From Our 2009 Archives
Do Pesticides Make Birth Defects Crop Up?
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High Pesticide Levels in Spring and Summer May Be Linked to an Increase in Birth Defects, Study Says
Reviewed By Louise Chang, MD
March 27, 2009 -- New research shows that babies conceived in the spring and early summer have a higher risk for a wide range of birth defects, including Down syndrome, cleft palate, and spina bifida.
The reported increase in birth defects was modest, but it coincided with a similar spike in groundwater pesticide levels during the spring-early summer planting season.
These findings suggest that pesticide exposure may influence birth outcomes nationwide, researchers say.
"There appears to be a season of conception in which the risk of having a child with a birth defect is higher," Indiana University School of Medicine neonatology professor Paul D. Winchester, MD, tells WebMD.
"This study does not prove that pesticides cause birth defects, but we set out to show that they did not and we were not reassured."
Pesticide Levels Measured in Water
In earlier studies, researchers have reported increases in birth defects, pregnancy complications, and miscarriages in babies born to farm workers with high levels of exposure to agricultural pesticides.
But the study is one of the first to suggest that indirect exposure to agricultural chemical may influence birth outcomes.
Winchester and colleagues compared data on pesticide levels in surface water between 1996 and 2002 to data on birth defects at the national level during the same period.
The researchers used the U.S. Geological Survey's National Water Quality Assessment (NAWQA), which includes samples from 186 streams across the United States, representing 50% of the drinking water consumed in the country.
Statistics on birth defects were reported to the CDC by individual states.
The NAWQA analysis confirmed that concentrations of widely used pesticides in ground water were highest in the months of April through July during the period examined.
During this same period, women who conceived in these months were about 3% more likely to deliver a baby with a birth defect than women who conceived in other months, Winchester says.
"That doesn't sound like much, but at a population level it could mean thousands of additional birth defects," he says.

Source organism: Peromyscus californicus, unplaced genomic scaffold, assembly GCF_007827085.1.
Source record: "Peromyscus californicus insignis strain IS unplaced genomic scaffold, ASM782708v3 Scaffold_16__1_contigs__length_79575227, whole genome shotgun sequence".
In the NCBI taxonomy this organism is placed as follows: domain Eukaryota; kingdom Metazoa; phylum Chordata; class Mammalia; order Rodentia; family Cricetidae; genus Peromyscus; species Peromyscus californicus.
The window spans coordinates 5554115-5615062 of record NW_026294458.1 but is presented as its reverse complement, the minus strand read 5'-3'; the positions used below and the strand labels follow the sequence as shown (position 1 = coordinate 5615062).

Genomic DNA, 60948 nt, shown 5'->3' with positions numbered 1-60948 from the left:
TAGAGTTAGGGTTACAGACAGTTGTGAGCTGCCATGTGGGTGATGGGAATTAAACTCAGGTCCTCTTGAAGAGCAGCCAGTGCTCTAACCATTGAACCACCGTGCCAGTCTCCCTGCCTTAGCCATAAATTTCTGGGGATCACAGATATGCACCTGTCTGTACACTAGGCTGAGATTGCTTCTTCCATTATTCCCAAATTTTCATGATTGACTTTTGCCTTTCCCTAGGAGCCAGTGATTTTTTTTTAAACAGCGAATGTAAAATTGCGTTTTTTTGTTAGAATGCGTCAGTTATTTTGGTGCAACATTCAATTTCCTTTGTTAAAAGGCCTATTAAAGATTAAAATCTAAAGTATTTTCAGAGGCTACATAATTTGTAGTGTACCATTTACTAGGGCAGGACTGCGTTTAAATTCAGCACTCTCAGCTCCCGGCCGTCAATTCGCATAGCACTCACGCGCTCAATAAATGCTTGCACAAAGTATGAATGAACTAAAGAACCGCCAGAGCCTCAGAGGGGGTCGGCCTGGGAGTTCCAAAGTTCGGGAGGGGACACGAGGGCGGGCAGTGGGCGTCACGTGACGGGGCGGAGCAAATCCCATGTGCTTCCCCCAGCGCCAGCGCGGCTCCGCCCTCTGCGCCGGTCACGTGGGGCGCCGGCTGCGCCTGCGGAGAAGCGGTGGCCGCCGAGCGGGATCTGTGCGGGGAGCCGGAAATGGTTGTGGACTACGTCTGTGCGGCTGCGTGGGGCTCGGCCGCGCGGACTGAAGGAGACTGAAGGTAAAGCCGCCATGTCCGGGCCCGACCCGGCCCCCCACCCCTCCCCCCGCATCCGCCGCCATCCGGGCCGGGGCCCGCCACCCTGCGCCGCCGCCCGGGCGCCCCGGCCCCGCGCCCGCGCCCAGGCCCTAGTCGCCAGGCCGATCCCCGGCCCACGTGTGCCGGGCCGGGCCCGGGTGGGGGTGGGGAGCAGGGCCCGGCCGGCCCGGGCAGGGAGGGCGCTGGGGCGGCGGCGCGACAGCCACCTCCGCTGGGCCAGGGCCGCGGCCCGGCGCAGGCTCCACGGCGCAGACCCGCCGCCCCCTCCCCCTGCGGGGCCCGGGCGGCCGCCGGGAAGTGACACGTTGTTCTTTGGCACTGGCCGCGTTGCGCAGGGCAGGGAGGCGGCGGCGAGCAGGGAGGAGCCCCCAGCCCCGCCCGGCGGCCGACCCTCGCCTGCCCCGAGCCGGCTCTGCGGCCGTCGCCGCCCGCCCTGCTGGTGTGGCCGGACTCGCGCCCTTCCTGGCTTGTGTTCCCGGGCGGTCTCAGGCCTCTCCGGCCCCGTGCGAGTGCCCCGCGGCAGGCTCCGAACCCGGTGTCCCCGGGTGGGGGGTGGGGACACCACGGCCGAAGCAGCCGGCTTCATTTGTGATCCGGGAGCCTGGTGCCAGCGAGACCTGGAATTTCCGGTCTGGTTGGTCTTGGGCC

Prospective Study Under Way
Winchester adds that inconsistent recording of birth defects from state to state during the time the data were collected probably resulted in an underestimation of birth defects.
During this time, 13 states and the District of Columbia had only passive birth defects surveillance programs.
March of Dimes medical Director Alan R. Fleischman, MD, tells WebMD that even with the limitations, the study raises important questions about the impact of environmental chemical exposures on birth outcomes.
"There is a limit to what you can imply from this type of study," he says. "But it does focus attention on an important issue."
Fleischman chairs the advisory committee for the National Children's Study, the largest prospective study ever in the U.S. to examine the effect of environmental influences on children's health.
Researchers are now recruiting women for the trial. The goal is to follow 100,000 children nationwide from conception to age 21.
"We will certainly be measuring exposure to environmental chemicals before conception and during pregnancy," he says. "This is not easy to do, but it is important to better understand the relationship between chemical exposures and birth outcomes."
SOURCES: Winchester, P.D., Acta Paediatrica, 2009; vol 98: pp 664-669. Paul D. Winchester, MD, clinical professor of neonatology, Indiana University School of Medicine, Indianapolis. Alan R. Fleischman, MD, medical director, March of Dimes; chairman, federal advisory committee, National Children's Study.
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